Today I want to tell you a story, talk about light and then introduce a new series I’ll be hosting here for the foreseeable future.
It all felt like a nightmare, one I half believed I would wake up from. Denial at it’s finest, or worst rather.
I stared down at my ruffled ballet flats pressed together on the funeral home carpet and marveled at the turn my life had taken. Just days before I had been laughing with my Dad on the phone and now I was standing 5 yards away from his body, laid out in a casket.
I couldn’t find the strength to approach it, to see him in his stillness, his glasses still and speckled with paint. As I stood there I felt a tap on my shoulder, it was my Grandpa, the one who had stepped up to pay for the costs of my Dad’s funeral.
It’s all a blur in hindsight, but I know I heard something like this: “I think it would be really nice if you and your siblings pitched in to cover your Dad’s headstone. It doesn’t have to be anything fancy, just a stone to go visit.”
I told him that yes, I would take care of it. Silently I wondered how I’d pull it off, I was in college, my brother was in High School and my sister lived in a group home in Texas, not a lot of money in that equation.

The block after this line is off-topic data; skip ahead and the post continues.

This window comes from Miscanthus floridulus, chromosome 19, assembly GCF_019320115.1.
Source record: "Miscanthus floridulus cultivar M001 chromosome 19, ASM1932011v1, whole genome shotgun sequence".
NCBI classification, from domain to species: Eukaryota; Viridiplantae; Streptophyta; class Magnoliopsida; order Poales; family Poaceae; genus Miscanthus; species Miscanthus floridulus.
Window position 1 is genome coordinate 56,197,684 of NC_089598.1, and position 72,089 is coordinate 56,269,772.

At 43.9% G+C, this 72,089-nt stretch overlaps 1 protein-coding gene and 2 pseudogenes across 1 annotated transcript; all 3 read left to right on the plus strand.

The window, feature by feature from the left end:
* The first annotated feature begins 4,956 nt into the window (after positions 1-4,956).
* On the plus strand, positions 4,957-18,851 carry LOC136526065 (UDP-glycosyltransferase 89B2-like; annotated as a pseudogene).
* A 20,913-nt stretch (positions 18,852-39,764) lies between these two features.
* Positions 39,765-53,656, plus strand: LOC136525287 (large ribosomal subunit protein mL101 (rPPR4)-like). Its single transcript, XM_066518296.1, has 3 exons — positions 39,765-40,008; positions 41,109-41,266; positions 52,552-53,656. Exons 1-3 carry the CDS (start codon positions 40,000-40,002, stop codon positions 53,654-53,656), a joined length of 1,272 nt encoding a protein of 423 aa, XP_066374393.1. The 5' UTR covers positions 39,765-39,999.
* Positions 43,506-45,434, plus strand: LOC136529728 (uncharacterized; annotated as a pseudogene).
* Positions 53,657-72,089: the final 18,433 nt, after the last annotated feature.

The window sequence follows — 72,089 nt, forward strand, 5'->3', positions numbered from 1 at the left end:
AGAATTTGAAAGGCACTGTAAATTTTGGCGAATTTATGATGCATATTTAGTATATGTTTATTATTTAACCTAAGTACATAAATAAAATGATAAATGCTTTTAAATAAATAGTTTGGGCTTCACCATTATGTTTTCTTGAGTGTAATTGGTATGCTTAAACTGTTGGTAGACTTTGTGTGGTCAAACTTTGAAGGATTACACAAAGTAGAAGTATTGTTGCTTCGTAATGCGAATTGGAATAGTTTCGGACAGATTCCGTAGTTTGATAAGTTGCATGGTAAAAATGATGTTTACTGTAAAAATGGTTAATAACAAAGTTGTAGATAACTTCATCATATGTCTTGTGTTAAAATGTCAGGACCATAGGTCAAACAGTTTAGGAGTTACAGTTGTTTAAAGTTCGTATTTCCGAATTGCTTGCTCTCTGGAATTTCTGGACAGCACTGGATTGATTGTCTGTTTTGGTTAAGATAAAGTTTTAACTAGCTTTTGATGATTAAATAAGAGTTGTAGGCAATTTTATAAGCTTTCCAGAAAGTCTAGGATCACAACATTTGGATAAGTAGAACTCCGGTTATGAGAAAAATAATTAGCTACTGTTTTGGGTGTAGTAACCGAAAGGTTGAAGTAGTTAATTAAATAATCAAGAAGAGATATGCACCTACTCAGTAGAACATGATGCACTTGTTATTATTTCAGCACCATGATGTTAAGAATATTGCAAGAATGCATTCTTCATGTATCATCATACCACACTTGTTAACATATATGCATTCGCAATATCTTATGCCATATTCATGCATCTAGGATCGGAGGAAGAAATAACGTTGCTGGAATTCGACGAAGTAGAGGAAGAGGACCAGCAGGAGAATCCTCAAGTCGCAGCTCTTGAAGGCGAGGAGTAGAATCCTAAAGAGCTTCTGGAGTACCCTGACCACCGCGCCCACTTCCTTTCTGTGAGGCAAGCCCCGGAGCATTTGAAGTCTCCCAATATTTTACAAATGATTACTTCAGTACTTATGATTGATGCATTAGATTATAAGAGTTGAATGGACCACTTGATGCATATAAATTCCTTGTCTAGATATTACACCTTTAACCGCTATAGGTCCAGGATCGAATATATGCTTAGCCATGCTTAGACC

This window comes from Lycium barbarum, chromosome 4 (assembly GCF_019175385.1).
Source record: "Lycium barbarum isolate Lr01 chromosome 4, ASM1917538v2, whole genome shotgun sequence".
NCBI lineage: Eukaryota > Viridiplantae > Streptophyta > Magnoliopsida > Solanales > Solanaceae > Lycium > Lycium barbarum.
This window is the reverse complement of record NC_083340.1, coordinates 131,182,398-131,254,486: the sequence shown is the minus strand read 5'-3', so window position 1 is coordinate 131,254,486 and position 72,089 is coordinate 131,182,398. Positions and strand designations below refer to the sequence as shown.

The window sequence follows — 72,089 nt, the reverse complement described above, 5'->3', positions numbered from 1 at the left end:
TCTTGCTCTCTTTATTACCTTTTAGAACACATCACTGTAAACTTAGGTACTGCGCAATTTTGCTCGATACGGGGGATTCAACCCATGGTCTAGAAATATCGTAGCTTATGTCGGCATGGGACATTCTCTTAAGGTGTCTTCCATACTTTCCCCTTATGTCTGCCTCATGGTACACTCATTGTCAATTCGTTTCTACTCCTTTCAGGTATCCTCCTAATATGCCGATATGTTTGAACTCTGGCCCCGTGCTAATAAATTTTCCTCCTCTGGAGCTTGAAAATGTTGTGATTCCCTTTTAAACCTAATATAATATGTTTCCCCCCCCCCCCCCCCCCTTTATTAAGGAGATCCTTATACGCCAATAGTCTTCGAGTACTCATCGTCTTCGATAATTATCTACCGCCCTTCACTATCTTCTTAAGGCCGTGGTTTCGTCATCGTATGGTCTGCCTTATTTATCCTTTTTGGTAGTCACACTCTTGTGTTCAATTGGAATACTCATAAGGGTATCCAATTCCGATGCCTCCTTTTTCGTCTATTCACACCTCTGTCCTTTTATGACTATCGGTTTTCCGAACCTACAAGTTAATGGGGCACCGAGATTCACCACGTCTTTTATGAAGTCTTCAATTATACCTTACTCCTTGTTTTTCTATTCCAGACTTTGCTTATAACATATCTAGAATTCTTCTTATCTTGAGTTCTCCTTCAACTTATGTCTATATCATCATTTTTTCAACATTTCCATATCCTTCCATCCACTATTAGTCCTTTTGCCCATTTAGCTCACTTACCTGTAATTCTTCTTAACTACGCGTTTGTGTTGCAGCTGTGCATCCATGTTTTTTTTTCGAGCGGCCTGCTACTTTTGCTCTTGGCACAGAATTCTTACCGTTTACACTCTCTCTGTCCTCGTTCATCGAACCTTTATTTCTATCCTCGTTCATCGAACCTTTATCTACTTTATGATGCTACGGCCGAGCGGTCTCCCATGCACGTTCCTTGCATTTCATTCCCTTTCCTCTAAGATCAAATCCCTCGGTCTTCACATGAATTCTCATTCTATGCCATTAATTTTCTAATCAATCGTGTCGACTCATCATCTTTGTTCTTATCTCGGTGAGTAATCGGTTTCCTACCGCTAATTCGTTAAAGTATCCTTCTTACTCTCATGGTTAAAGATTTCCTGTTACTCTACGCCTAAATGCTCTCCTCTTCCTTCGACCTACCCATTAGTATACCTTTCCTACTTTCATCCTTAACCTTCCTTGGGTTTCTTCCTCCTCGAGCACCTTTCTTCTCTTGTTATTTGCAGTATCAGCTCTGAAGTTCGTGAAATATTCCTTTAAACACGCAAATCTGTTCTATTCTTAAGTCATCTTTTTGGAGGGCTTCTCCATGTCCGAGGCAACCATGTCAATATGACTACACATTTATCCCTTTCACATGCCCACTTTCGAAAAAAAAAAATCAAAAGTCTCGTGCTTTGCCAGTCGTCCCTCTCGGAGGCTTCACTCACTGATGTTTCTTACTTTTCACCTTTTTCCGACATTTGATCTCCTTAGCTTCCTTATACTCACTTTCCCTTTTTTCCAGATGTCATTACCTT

A few days after the funeral Kel (at that time my boyfriend who’d flown in to support me) and I headed up to the monument place recommended by the funeral home to figure out our options, headstone-wise. The worst shopping trip ever.
Over the next few weeks my mom and I decided on a black granite stone with the words of Romans 8:28 etched along the bottom.
“And we know that in all things God works for the good of those who love him, who are called according to his purpose.”
I chose a scripty, non deathlike font for the main text along the top and a pond scene with loons to be etched across the entire front. I took great care to make it something that didn’t feel like anything I’d seen in the cemetery before, something that felt more like life than of death.
It would be pricier than expected, but it was what I needed to do, it was the only design I could deal with. Continue reading